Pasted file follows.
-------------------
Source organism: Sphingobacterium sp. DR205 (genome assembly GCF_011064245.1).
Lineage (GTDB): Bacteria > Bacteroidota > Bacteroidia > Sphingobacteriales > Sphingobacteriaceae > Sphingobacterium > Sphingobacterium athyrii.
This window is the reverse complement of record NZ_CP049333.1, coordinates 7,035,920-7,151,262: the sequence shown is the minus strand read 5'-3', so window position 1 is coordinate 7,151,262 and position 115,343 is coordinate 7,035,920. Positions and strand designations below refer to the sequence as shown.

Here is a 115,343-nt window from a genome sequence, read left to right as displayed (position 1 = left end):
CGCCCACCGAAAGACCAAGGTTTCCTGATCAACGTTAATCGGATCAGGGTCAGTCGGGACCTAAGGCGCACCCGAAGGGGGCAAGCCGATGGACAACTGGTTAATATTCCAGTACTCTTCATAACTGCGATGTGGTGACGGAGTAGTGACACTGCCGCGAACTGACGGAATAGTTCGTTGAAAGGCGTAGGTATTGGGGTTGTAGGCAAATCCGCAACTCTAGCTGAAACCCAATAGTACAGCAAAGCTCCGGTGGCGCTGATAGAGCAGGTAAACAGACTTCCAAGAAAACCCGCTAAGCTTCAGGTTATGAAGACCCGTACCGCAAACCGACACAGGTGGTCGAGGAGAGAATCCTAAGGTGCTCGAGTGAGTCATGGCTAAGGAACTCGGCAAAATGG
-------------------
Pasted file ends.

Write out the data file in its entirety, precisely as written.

Source organism: Sphingobacterium sp. DR205 (genome assembly GCF_011064245.1).
Lineage (GTDB): Bacteria > Bacteroidota > Bacteroidia > Sphingobacteriales > Sphingobacteriaceae > Sphingobacterium > Sphingobacterium athyrii.
This window is the reverse complement of record NZ_CP049333.1, coordinates 7,035,920-7,151,262: the sequence shown is the minus strand read 5'-3', so window position 1 is coordinate 7,151,262 and position 115,343 is coordinate 7,035,920. Positions and strand designations below refer to the sequence as shown.

Here is a 115,343-nt window from a genome sequence, read left to right as displayed (position 1 = left end):
CGCCCACCGAAAGACCAAGGTTTCCTGATCAACGTTAATCGGATCAGGGTCAGTCGGGACCTAAGGCGCACCCGAAGGGGGCAAGCCGATGGACAACTGGTTAATATTCCAGTACTCTTCATAACTGCGATGTGGTGACGGAGTAGTGACACTGCCGCGAACTGACGGAATAGTTCGTTGAAAGGCGTAGGTATTGGGGTTGTAGGCAAATCCGCAACTCTAGCTGAAACCCAATAGTACAGCAAAGCTCCGGTGGCGCTGATAGAGCAGGTAAACAGACTTCCAAGAAAACCCGCTAAGCTTCAGGTTATGAAGACCCGTACCGCAAACCGACACAGGTGGTCGAGGAGAGAATCCTAAGGTGCTCGAGTGAGTCATGGCTAAGGAACTCGGCAAAATGG